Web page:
Moon Over Maui

A Jewish Mystical Journey through the Year

What Are You Eating?

Written By: Jueli Garfinkle - Jan• 30•12

Your interaction with what and how you eat during this moon cycle of Shevat increases healing,  according to the Sefer Yetzirah. Not the nutritious healing that the modern medical establishment has been drilling into us for years. Nor the healing your critical voice may have been harping about for even longer! Healing by eating during the moon cycle of Shevat occurs on a deeper level.


Most of our healthy habits and choices around consumption rely on some aspect of will: “Eat this; don’t eat that.” “This is good for me; this isn’t.” But for true and lasting affect, you must “listen to this advice: heal your soul at its source and don’t just rely on self-control,” says Rabbi Kalonymus Kalman Shapira, of blessed memory (To Heal the Soul, p. 8).

Shevat provides the opportunity to do just that! The key: awareness and gratitude.

When the Israelites made a mass exodus across the desert, fleeing their constricted lives as Egyptian slaves, they were super hungry and thirsty. But there was no food in the desert, nor time to prepare it. For nourishment and hydration, they were dependent on the Divine—a miracle! Small round balls that tasted like honey doughnuts, and looked like coriander and mustard seeds, fell from the sky day after day. Each morning (with the exception of Shabbat), they were only allowed to take enough for that one day (The Living Torah, Kaplan, p. 339).

For most of us, modern day circumstances aren’t as obviously dire. For some, such as the poor, sick, or homeless, it is more apparent. But even those of us who are living in relative (or excessive) comfort rely on the Divine—a miracle!—when it comes to our food. The resources required every day to grow food, bring food into our homes, to cook, serve, eat, and digest food is a Divine miracle. But we forget!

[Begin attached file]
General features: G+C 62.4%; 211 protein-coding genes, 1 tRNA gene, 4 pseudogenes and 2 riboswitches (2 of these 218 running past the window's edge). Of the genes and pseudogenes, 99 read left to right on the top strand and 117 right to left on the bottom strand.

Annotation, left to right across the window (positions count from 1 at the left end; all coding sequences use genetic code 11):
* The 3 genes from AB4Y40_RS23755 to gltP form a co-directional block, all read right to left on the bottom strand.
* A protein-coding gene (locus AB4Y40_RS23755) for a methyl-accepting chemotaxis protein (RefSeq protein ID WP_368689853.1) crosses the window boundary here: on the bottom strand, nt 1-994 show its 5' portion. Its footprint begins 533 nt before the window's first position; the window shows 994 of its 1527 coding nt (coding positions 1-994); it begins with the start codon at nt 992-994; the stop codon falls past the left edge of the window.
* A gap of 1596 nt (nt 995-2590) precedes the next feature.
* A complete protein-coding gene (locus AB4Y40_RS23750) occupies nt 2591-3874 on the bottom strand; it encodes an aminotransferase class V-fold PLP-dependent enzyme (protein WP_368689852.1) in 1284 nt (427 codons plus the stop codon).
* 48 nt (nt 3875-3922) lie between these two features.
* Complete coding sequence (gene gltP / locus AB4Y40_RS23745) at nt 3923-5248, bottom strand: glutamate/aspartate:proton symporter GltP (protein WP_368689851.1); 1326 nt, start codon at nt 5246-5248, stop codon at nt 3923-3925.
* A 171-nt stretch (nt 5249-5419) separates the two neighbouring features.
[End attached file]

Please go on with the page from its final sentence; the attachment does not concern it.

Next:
Instead, most of us walk into a restaurant or a market, order and buy what we want, and consume it with relatively little awareness.

Throughout the moon cycle of Shevat, return to the basic hunger and gratitude of our history’s earlier times. Use this moon cycle to wake yourself up again and again—meal after meal—to the miracle of food. To the gratitude of being satisfied. To eat healthy meals, or indulgent desserts, or satisfying snacks with awareness and gratitude. To use this moon cycle of Shevat to “heal your soul at its source.”

A daily practice (Try it if you want!): I’ve never before cooked with or eaten coriander or mustard seeds, but this moon cycle I have a small dish of them in the center of my table to remind me of the “gift of food” that comes from the Divine. (The food that fell from the sky in the Egyptian desert most closely resembled coriander and mustard seeds.) Before each meal, I sprinkle a little pinch of them on my meal. It wakes me up a little, reminds me to only eat as much as I need for that one meal, to satisfy my hunger for that one “day.” And then, when a little pop of coriander randomly fills my mouth with taste, I’m reminded again to: breath, connect with myself, with the Divine, with the miracle (!) of food, and deep gratitude that I’m able to consume it. I take a moment of respite: One inhalation. One exhalation.

Before I eat anything this month, I am trying to remember to say aloud a blessing (even if it is barely a whisper). Sometimes, the blessing is brief, such as: “Thank you.” Often, it is longer. It can be in any language. But, according to the Kabbalists, if you say a blessing before and after you consume anything, the light of healing increases within you and in the world. (Eating as Tikun, Schneider.)

Please note: Flanking any neutral act, such as eating, with blessings increases healing in the world. Later in the moon cycle I will write about this practice, which was taught to me by Sarah Yehudit Schneider in the Old City of Jerusalem. May you eat with gratitude and awareness, and may your nights and days be filled with healing and light.

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